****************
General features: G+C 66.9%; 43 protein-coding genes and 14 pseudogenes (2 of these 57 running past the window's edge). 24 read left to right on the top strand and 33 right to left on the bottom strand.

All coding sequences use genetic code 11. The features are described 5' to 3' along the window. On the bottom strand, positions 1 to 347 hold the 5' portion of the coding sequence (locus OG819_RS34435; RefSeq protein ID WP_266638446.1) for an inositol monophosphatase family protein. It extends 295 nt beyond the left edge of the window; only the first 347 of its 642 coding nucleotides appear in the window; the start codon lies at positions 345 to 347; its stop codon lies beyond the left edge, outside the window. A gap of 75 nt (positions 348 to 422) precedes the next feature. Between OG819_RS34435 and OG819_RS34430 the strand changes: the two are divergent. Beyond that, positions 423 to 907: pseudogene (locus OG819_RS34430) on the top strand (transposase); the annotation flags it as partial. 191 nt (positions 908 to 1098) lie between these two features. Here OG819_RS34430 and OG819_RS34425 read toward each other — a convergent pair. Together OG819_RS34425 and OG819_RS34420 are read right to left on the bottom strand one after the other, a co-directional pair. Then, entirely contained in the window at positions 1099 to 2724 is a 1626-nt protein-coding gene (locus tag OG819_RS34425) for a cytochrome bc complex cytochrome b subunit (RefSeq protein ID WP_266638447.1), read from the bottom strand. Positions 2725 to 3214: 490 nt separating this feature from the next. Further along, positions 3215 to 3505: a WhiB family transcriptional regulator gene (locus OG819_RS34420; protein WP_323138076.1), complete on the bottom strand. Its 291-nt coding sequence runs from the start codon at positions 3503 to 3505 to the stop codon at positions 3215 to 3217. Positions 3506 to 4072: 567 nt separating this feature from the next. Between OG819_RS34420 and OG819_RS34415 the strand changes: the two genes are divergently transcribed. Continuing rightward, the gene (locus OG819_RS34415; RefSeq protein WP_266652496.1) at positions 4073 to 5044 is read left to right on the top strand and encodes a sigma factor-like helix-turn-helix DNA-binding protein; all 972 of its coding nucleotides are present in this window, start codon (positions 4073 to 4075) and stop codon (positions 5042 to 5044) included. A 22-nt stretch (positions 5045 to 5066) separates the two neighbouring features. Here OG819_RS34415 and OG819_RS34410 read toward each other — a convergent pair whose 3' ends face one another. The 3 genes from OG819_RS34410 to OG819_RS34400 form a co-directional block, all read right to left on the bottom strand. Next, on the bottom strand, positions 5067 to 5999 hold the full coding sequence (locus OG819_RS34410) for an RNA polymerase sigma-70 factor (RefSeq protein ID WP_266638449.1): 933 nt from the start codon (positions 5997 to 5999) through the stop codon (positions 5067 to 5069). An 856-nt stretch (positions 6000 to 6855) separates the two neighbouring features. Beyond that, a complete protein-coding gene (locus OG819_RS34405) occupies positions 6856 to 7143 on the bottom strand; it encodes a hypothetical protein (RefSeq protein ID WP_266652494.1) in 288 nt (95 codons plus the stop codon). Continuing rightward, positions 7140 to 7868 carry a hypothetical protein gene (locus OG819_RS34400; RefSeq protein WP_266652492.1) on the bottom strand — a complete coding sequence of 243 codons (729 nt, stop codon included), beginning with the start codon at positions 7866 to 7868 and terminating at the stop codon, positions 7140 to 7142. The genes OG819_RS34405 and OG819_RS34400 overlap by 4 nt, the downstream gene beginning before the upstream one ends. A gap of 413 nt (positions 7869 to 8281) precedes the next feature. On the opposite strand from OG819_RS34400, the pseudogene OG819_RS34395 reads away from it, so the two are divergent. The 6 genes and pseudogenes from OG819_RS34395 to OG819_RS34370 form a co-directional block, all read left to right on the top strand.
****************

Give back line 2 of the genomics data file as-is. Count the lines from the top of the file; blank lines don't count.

All coding sequences use genetic code 11. The features are described 5' to 3' along the window. On the bottom strand, positions 1 to 347 hold the 5' portion of the coding sequence (locus OG819_RS34435; RefSeq protein ID WP_266638446.1) for an inositol monophosphatase family protein. It extends 295 nt beyond the left edge of the window; only the first 347 of its 642 coding nucleotides appear in the window; the start codon lies at positions 345 to 347; its stop codon lies beyond the left edge, outside the window. A gap of 75 nt (positions 348 to 422) precedes the next feature. Between OG819_RS34435 and OG819_RS34430 the strand changes: the two are divergent. Beyond that, positions 423 to 907: pseudogene (locus OG819_RS34430) on the top strand (transposase); the annotation flags it as partial. 191 nt (positions 908 to 1098) lie between these two features. Here OG819_RS34430 and OG819_RS34425 read toward each other — a convergent pair. Together OG819_RS34425 and OG819_RS34420 are read right to left on the bottom strand one after the other, a co-directional pair. Then, entirely contained in the window at positions 1099 to 2724 is a 1626-nt protein-coding gene (locus tag OG819_RS34425) for a cytochrome bc complex cytochrome b subunit (RefSeq protein ID WP_266638447.1), read from the bottom strand. Positions 2725 to 3214: 490 nt separating this feature from the next. Further along, positions 3215 to 3505: a WhiB family transcriptional regulator gene (locus OG819_RS34420; protein WP_323138076.1), complete on the bottom strand. Its 291-nt coding sequence runs from the start codon at positions 3503 to 3505 to the stop codon at positions 3215 to 3217. Positions 3506 to 4072: 567 nt separating this feature from the next. Between OG819_RS34420 and OG819_RS34415 the strand changes: the two genes are divergently transcribed. Continuing rightward, the gene (locus OG819_RS34415; RefSeq protein WP_266652496.1) at positions 4073 to 5044 is read left to right on the top strand and encodes a sigma factor-like helix-turn-helix DNA-binding protein; all 972 of its coding nucleotides are present in this window, start codon (positions 4073 to 4075) and stop codon (positions 5042 to 5044) included. A 22-nt stretch (positions 5045 to 5066) separates the two neighbouring features. Here OG819_RS34415 and OG819_RS34410 read toward each other — a convergent pair whose 3' ends face one another. The 3 genes from OG819_RS34410 to OG819_RS34400 form a co-directional block, all read right to left on the bottom strand. Next, on the bottom strand, positions 5067 to 5999 hold the full coding sequence (locus OG819_RS34410) for an RNA polymerase sigma-70 factor (RefSeq protein ID WP_266638449.1): 933 nt from the start codon (positions 5997 to 5999) through the stop codon (positions 5067 to 5069). An 856-nt stretch (positions 6000 to 6855) separates the two neighbouring features. Beyond that, a complete protein-coding gene (locus OG819_RS34405) occupies positions 6856 to 7143 on the bottom strand; it encodes a hypothetical protein (RefSeq protein ID WP_266652494.1) in 288 nt (95 codons plus the stop codon). Continuing rightward, positions 7140 to 7868 carry a hypothetical protein gene (locus OG819_RS34400; RefSeq protein WP_266652492.1) on the bottom strand — a complete coding sequence of 243 codons (729 nt, stop codon included), beginning with the start codon at positions 7866 to 7868 and terminating at the stop codon, positions 7140 to 7142. The genes OG819_RS34405 and OG819_RS34400 overlap by 4 nt, the downstream gene beginning before the upstream one ends. A gap of 413 nt (positions 7869 to 8281) precedes the next feature. On the opposite strand from OG819_RS34400, the pseudogene OG819_RS34395 reads away from it, so the two are divergent. The 6 genes and pseudogenes from OG819_RS34395 to OG819_RS34370 form a co-directional block, all read left to right on the top strand.